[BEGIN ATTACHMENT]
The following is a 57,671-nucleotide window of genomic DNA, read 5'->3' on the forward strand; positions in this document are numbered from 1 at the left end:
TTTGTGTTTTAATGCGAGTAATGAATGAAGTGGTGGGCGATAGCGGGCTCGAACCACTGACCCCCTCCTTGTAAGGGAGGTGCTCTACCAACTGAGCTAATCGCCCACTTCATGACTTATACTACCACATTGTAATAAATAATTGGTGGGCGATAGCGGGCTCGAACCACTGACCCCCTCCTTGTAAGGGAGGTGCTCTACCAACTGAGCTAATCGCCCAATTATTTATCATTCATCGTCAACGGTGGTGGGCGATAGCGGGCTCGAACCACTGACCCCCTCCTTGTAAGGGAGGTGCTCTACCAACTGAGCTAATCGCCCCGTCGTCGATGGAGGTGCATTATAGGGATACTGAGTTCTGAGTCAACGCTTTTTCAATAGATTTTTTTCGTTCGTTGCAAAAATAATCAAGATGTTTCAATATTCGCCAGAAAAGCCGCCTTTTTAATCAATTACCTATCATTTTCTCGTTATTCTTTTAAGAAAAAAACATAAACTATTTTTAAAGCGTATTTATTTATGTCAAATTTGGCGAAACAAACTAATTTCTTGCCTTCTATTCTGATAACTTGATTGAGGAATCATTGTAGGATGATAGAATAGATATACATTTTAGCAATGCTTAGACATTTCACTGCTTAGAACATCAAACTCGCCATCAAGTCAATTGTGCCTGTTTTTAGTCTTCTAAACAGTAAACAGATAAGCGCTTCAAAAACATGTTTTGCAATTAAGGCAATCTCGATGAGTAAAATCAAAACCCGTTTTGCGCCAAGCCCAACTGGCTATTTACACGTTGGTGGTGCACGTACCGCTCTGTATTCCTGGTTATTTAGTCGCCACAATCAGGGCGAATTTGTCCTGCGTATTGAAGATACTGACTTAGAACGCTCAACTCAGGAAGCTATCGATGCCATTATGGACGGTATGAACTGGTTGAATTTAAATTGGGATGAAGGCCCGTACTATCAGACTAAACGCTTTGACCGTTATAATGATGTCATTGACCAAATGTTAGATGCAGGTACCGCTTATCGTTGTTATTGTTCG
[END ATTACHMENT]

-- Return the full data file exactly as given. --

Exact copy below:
The following is a 57,671-nucleotide window of genomic DNA, read 5'->3' on the forward strand; positions in this document are numbered from 1 at the left end:
TTTGTGTTTTAATGCGAGTAATGAATGAAGTGGTGGGCGATAGCGGGCTCGAACCACTGACCCCCTCCTTGTAAGGGAGGTGCTCTACCAACTGAGCTAATCGCCCACTTCATGACTTATACTACCACATTGTAATAAATAATTGGTGGGCGATAGCGGGCTCGAACCACTGACCCCCTCCTTGTAAGGGAGGTGCTCTACCAACTGAGCTAATCGCCCAATTATTTATCATTCATCGTCAACGGTGGTGGGCGATAGCGGGCTCGAACCACTGACCCCCTCCTTGTAAGGGAGGTGCTCTACCAACTGAGCTAATCGCCCCGTCGTCGATGGAGGTGCATTATAGGGATACTGAGTTCTGAGTCAACGCTTTTTCAATAGATTTTTTTCGTTCGTTGCAAAAATAATCAAGATGTTTCAATATTCGCCAGAAAAGCCGCCTTTTTAATCAATTACCTATCATTTTCTCGTTATTCTTTTAAGAAAAAAACATAAACTATTTTTAAAGCGTATTTATTTATGTCAAATTTGGCGAAACAAACTAATTTCTTGCCTTCTATTCTGATAACTTGATTGAGGAATCATTGTAGGATGATAGAATAGATATACATTTTAGCAATGCTTAGACATTTCACTGCTTAGAACATCAAACTCGCCATCAAGTCAATTGTGCCTGTTTTTAGTCTTCTAAACAGTAAACAGATAAGCGCTTCAAAAACATGTTTTGCAATTAAGGCAATCTCGATGAGTAAAATCAAAACCCGTTTTGCGCCAAGCCCAACTGGCTATTTACACGTTGGTGGTGCACGTACCGCTCTGTATTCCTGGTTATTTAGTCGCCACAATCAGGGCGAATTTGTCCTGCGTATTGAAGATACTGACTTAGAACGCTCAACTCAGGAAGCTATCGATGCCATTATGGACGGTATGAACTGGTTGAATTTAAATTGGGATGAAGGCCCGTACTATCAGACTAAACGCTTTGACCGTTATAATGATGTCATTGACCAAATGTTAGATGCAGGTACCGCTTATCGTTGTTATTGTTCG